Uncertain Future of Portland’s Neighborhood Associations Causing Controversy
Gordon R. Friedman reports that a proposal to eliminate the almost 100 neighborhood associations in Portland, Oregon, from the city code has revealed divides in the city:
Neighborhood activists view themselves as representatives of grassroots Portlanders and the distinctive parts of town they inhabit. Detractors see the associations as entrenched, overly powerful voices for homeowners, who tend to be older, white and opposed to housing density, homeless shelters and other development helpful to a growing city’s health.
Friedman says how exactly the changes would take effect are not entirely clear. However, the associations would lose the special powers that give them a voice on city government actions, including zoning decisions. But activists say that the neighborhood associations focus largely on the everyday needs of residents and the transparency of civic government would be lost without them.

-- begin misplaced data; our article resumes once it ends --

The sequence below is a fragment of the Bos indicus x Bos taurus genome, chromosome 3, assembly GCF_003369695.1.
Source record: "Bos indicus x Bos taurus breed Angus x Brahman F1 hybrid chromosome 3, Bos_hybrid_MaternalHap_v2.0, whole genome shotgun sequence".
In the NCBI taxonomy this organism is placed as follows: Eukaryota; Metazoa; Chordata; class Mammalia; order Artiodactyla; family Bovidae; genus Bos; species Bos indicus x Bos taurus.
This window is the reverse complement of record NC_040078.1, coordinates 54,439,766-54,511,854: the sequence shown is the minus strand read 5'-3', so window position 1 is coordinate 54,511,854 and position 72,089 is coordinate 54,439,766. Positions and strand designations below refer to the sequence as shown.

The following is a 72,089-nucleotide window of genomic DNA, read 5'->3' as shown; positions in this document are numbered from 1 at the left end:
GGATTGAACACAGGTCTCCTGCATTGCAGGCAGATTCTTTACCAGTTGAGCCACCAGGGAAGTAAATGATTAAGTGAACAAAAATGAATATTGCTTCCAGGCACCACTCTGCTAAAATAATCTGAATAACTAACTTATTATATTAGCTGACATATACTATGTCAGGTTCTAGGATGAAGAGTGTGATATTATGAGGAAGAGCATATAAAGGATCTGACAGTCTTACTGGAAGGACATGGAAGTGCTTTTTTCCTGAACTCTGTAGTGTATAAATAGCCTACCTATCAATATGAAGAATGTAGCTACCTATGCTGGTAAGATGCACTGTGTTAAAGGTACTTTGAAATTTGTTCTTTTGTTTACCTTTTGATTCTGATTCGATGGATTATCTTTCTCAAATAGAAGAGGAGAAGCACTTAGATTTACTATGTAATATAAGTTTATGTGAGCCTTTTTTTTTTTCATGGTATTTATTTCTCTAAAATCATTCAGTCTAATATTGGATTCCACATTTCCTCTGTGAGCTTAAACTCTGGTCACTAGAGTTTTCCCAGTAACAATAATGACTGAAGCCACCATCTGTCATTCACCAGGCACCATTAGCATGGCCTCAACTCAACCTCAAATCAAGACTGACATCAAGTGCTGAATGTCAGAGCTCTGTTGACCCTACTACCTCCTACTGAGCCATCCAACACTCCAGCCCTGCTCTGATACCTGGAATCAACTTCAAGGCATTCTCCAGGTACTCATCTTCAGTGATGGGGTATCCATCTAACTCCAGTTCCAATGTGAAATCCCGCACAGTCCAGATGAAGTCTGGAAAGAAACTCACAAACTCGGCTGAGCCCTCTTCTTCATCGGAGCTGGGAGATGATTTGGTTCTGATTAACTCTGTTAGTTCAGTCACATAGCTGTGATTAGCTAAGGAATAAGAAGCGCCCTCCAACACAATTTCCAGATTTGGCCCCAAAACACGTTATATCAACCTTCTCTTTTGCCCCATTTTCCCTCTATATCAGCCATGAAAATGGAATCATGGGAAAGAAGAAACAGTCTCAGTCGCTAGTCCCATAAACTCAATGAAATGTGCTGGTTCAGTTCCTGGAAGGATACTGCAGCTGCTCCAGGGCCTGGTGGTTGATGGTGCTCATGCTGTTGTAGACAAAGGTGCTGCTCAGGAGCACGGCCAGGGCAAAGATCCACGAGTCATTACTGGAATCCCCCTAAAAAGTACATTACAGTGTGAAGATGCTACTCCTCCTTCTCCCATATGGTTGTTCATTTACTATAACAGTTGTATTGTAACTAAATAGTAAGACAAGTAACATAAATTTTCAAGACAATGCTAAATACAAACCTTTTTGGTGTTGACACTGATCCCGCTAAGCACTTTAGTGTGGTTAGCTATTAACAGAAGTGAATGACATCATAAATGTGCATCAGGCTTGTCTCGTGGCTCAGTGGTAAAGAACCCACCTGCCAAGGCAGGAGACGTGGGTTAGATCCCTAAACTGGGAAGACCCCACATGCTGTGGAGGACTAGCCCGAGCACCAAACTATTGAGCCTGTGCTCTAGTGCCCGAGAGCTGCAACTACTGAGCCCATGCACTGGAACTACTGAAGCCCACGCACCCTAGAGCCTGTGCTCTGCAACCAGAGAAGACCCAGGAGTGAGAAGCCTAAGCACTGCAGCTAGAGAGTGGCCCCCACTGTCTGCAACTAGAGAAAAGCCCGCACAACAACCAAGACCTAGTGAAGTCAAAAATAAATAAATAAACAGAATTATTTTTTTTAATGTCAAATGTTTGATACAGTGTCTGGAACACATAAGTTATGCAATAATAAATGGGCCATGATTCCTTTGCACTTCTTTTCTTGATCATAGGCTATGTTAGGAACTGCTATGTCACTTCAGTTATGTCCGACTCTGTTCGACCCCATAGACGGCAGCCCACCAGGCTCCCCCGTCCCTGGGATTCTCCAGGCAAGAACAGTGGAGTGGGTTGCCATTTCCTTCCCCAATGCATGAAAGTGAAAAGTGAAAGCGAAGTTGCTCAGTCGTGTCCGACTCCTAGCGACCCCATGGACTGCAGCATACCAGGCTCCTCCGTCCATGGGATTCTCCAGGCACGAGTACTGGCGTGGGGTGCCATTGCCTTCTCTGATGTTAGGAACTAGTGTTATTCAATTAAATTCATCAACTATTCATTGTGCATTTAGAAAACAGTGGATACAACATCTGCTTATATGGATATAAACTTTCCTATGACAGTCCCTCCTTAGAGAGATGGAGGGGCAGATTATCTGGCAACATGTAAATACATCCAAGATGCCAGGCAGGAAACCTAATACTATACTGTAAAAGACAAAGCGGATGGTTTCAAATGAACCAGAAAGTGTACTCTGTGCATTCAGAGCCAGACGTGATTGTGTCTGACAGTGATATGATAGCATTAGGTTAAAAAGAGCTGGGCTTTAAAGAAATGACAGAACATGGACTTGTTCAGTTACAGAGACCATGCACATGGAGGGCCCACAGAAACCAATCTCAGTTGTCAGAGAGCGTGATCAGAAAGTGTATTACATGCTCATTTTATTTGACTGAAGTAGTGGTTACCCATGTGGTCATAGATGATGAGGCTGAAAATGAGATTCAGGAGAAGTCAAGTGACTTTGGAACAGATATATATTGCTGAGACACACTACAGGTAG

Critics contend that the neighborhood associations do not represent all residents, and too often they have blocked or delayed development. "Housing and renter advocates have an ally in [Chloe] Eudaly [of Office of Community & Civic Life], who said the city government needs a new paradigm for engaging residents," writes Friedman.